Elizabeth Blackburn, from the Department of Biochemistry and Biophysics, University of California, San Francisco, was awarded the Nobel Prize in Medicine/Physiology, October 2009, for her work pertaining to telomeres.
In 1953, Leonard Hayflick, Ph.D., from the University of California, San Francisco, discovered that human cells divided about 50 times, and then die. This is known as the Hayflick Limit. Dr. Hayflick continues to research and publish on human aging and longevity.
About 30 years ago, scientists discovered the reason for the Hayflick Limit was telomeres. Telomeres are short caps of DNA on the ends of chromosomes. Each time the cell divides, the telomere shortens a little. When most of the telomere disappears, the cell dies. Consequently, telomere length has been proposed as a marker of biological aging.
1) Telomeres are tandem repeat DNA sequences (TTAGGG) that form a protective cap at the ends of chromosomes. During somatic cell division, there is a progressive loss of telomeric repeats. “This process may eventually result in cellular senescence [state of being old; the process of becoming old] or apoptosis [cell death].”
2) Telomere length is emerging as a marker of biological age, integrating the “cumulative lifetime burden of genetic factors and environmental stressors independent of chronological age.”
3) “Telomere length is an emerging marker of biological age that independently predicts morbidity and mortality.”
4) “Increased dietary intake of marine omega-3 fatty acids is associated with prolonged survival in patients with coronary heart disease.”
5) “Multiple epidemiologic studies, including several large randomized controlled trials, have demonstrated higher survival rates among individuals with high dietary intake of marine omega-3 fatty acids and established cardiovascular disease.”
6) “The American Heart Association recommends increased oily fish intake and the use of omega-3 fatty acid supplements for the primary and secondary prevention of coronary heart disease.”
7) Omega-3 fatty acids are cardio-protective for several reasons, including:
F) Telomere lengthening
8) For each 1-Standard Deviation increase in omega-3 fatty acid levels, there was an associated 32% increase in the telomeres.
9) “Baseline levels of marine omega-3 fatty acids were associated with decelerated telomere attrition over 5 years. The association was linear and persisted after adjustment for potential confounders. These findings raise the possibility that omega-3 fatty acids may protect against cellular aging in patients with coronary heart disease.”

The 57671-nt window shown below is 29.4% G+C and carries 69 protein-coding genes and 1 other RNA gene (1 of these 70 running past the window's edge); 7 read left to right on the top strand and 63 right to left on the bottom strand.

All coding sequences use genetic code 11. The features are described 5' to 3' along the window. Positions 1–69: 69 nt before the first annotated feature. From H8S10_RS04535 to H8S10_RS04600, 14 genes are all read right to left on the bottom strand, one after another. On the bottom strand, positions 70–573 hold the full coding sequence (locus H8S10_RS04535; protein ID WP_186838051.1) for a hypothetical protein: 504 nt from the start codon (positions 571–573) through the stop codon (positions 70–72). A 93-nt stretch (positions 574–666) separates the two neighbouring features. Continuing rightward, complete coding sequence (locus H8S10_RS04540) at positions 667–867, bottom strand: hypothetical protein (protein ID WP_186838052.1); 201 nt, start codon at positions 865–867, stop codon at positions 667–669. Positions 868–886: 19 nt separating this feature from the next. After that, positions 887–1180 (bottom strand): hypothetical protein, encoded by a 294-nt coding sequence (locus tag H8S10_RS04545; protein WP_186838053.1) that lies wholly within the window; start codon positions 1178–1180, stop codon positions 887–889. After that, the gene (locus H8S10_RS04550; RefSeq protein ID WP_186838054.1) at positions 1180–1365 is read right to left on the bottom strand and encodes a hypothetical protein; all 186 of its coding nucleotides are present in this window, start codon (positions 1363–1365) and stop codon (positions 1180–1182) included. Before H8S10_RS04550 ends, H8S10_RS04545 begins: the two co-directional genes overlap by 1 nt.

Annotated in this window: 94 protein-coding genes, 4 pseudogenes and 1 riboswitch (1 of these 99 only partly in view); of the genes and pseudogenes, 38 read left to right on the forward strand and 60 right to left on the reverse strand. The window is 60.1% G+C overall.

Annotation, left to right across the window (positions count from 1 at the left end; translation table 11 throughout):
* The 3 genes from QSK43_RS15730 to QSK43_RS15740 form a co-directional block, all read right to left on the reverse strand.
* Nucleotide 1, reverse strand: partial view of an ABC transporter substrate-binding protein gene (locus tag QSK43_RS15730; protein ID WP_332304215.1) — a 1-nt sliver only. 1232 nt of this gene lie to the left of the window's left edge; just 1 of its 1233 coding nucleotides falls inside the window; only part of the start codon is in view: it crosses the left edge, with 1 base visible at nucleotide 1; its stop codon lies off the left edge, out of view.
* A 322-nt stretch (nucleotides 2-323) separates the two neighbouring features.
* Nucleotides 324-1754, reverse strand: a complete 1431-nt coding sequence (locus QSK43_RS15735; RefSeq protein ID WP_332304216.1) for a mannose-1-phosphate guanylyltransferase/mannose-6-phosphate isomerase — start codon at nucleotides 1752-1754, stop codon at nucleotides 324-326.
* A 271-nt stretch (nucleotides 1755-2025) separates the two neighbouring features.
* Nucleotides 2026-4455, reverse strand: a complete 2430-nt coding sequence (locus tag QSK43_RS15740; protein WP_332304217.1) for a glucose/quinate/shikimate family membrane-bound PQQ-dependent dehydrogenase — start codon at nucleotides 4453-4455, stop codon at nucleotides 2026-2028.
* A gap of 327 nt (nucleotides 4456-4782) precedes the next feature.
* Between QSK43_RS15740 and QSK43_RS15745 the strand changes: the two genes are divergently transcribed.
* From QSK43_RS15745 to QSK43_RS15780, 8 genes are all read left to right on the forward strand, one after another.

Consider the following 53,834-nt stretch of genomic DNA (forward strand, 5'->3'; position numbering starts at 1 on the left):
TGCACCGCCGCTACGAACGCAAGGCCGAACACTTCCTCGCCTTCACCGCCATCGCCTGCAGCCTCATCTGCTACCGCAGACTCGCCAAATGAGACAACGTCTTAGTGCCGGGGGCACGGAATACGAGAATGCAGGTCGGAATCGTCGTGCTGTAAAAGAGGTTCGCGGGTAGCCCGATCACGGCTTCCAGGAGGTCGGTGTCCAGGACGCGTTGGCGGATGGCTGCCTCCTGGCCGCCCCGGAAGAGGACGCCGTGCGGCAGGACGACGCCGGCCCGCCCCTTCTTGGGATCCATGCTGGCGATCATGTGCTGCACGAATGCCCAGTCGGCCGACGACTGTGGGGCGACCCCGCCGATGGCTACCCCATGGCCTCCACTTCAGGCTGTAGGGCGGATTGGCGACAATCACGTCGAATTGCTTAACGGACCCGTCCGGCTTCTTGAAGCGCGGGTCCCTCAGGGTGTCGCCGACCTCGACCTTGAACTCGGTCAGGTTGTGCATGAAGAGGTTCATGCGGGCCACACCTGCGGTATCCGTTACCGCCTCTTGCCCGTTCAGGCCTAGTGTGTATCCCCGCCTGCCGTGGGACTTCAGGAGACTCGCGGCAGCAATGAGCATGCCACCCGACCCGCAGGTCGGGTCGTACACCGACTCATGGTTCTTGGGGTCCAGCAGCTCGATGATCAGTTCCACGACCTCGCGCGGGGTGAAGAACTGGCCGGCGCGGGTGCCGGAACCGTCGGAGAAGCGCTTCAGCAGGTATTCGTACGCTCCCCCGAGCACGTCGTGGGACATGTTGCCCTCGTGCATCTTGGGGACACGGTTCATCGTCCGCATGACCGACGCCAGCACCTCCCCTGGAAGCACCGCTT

10) Longer telomeres are also linked to taking nutritional supplements, including multivitamins, vitamin C, vitamin D, vitamin E, and folic acid.
11) “Omega-3 fatty acids exert direct effects on aging and age-related diseases.”
12) Omega-3 fatty acid supplementation:
A) Reduces vascular stiffness
B) Slows age-related cognitive decline
C) Reduces age-related macular degenvveration
13) In animals, “dietary enrichment with omega-3 fatty acids prolongs life span by approximately one-third.”
14) “The present findings identify deceleration of telomere attrition as a potentially novel pathway for the anti-aging effects of marine omega-3 fatty acids.”
15) Oxidative stress is a powerful driver of telomere shortening and aging.
16) Supplementation with omega-3 fatty acids has been associated with lower levels of systemic oxidative stress, and with higher levels of the antioxidant enzymes catalase and superoxide dismutase.
17) Omega-3 fatty acid levels may decelerate telomere attrition by increasing activity of the enzyme telomerase. “Daily supplementation with 3g of omega-3 fish oil was associated with a significant increase in telomerase activity.”
18) Other factors that cumulatively determine telomere length throughout life include:
A) Systemic inflammation
C) Oxidative stress
D) Lack of physical activity
19) “In summary, among patients with stable coronary artery disease, there was an inverse relationship between baseline blood levels of marine omega-3 fatty acids and the rate of telomere shortening over 5 years.”
Dr. Dan Murphy graduated magna cum laude from Western States Chiropractic College in 1978. He received Diplomat status in Chiropractic Orthopedics in 1986. Since 1982, Dr. Murphy has served part-time as undergraduate faculty at Life Chiropractic College West, currently teaching classes to seniors in the management of spinal disorders. He has taught more than 2000 postgraduate continuing education seminars. Dr. Murphy is a contributing author to both editions of the book Motor Vehicle Collision Injuries and to the book Pediatric Chiropractic. Hundreds of detailed Article Reviews, pertinent to chiropractors and their patients, are available at Dr. Murphy’s web page, www.danmurphydc.com.